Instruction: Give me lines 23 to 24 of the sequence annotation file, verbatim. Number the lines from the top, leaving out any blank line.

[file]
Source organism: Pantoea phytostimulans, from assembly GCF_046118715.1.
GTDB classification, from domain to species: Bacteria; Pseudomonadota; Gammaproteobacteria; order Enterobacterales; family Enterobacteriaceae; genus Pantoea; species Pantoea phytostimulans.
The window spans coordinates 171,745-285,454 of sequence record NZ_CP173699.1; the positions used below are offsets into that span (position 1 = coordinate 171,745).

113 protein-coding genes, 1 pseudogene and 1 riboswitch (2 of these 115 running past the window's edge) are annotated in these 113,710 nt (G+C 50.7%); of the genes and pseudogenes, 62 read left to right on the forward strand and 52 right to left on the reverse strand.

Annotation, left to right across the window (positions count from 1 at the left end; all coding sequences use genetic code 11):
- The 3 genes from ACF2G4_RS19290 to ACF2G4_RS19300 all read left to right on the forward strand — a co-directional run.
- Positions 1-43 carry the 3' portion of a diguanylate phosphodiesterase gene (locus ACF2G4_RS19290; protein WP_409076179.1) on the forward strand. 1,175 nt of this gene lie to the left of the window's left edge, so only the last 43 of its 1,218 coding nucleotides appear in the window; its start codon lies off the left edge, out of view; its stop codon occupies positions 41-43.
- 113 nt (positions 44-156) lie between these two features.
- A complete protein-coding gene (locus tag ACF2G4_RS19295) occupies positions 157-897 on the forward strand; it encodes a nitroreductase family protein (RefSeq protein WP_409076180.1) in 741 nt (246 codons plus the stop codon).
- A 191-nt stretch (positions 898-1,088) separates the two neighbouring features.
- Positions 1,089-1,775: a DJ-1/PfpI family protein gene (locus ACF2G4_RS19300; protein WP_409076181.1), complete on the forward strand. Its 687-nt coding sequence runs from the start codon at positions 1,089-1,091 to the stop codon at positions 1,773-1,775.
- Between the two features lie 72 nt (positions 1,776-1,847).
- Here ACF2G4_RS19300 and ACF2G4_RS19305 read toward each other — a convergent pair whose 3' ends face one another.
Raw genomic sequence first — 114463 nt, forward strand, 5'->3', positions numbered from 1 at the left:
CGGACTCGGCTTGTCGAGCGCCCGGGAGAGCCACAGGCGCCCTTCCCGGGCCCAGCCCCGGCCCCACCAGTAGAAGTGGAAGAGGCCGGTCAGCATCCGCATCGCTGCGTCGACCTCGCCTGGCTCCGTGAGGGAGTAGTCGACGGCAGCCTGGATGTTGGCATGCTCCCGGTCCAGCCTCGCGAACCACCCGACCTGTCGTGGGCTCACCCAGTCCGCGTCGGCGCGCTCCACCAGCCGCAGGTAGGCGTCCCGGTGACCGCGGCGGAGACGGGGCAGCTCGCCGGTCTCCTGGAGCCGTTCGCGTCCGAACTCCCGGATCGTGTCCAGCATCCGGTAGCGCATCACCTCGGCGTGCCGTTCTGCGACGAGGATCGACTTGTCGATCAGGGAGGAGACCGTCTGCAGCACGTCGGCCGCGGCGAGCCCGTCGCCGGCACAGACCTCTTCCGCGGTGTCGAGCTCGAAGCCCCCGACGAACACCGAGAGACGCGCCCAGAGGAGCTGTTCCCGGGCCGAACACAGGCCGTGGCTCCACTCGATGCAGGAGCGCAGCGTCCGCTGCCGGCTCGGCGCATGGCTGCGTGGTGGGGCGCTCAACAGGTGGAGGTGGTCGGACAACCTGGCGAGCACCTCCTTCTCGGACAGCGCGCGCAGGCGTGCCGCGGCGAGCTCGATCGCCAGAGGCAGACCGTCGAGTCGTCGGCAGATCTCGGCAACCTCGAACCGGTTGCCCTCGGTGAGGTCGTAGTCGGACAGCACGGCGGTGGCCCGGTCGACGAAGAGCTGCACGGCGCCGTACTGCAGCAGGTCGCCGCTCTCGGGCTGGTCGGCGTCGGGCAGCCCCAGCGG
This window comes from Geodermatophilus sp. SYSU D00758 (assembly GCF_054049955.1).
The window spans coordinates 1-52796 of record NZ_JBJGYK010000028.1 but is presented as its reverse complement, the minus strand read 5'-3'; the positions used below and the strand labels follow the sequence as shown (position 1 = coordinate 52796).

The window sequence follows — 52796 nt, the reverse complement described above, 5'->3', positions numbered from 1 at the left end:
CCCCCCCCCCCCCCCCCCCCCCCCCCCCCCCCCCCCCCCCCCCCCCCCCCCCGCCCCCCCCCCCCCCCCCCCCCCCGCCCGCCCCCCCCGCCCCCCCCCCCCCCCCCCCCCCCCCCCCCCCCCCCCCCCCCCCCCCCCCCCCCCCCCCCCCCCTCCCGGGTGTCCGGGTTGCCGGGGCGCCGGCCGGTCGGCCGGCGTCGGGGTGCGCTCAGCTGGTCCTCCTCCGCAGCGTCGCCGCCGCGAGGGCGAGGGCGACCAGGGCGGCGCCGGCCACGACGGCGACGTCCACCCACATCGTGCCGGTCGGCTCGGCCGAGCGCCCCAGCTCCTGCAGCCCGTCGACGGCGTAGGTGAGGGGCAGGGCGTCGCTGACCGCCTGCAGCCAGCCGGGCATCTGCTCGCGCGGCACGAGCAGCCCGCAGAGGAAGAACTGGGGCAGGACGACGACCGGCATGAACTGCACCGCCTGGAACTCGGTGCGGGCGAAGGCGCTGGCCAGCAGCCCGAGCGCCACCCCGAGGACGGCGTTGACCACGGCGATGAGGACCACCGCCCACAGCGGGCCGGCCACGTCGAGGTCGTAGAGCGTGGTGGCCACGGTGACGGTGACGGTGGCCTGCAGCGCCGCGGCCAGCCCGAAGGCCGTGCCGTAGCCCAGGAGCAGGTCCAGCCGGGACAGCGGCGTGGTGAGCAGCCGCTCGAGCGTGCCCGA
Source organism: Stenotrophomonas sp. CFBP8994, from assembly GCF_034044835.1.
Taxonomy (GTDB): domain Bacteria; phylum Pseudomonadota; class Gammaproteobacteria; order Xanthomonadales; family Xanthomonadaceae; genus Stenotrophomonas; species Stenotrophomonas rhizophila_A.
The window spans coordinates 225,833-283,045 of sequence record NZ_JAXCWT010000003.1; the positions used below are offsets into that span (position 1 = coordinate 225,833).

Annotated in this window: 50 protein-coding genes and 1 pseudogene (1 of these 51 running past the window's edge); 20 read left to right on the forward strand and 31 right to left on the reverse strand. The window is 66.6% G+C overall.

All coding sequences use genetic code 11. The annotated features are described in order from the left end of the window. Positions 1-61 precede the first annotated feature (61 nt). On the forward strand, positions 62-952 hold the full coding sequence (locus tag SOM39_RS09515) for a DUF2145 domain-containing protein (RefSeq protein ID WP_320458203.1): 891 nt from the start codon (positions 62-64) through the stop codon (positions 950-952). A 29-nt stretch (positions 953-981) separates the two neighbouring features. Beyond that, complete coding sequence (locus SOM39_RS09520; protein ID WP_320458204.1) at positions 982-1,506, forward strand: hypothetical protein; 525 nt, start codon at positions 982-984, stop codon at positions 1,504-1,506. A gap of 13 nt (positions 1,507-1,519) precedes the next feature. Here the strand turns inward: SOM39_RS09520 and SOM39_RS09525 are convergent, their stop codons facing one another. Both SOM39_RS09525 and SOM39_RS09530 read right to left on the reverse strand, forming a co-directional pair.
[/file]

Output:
Annotated in this window: 50 protein-coding genes and 1 pseudogene (1 of these 51 running past the window's edge); 20 read left to right on the forward strand and 31 right to left on the reverse strand. The window is 66.6% G+C overall.

All coding sequences use genetic code 11. The annotated features are described in order from the left end of the window. Positions 1-61 precede the first annotated feature (61 nt). On the forward strand, positions 62-952 hold the full coding sequence (locus tag SOM39_RS09515) for a DUF2145 domain-containing protein (RefSeq protein ID WP_320458203.1): 891 nt from the start codon (positions 62-64) through the stop codon (positions 950-952). A 29-nt stretch (positions 953-981) separates the two neighbouring features. Beyond that, complete coding sequence (locus SOM39_RS09520; protein ID WP_320458204.1) at positions 982-1,506, forward strand: hypothetical protein; 525 nt, start codon at positions 982-984, stop codon at positions 1,504-1,506. A gap of 13 nt (positions 1,507-1,519) precedes the next feature. Here the strand turns inward: SOM39_RS09520 and SOM39_RS09525 are convergent, their stop codons facing one another. Both SOM39_RS09525 and SOM39_RS09530 read right to left on the reverse strand, forming a co-directional pair.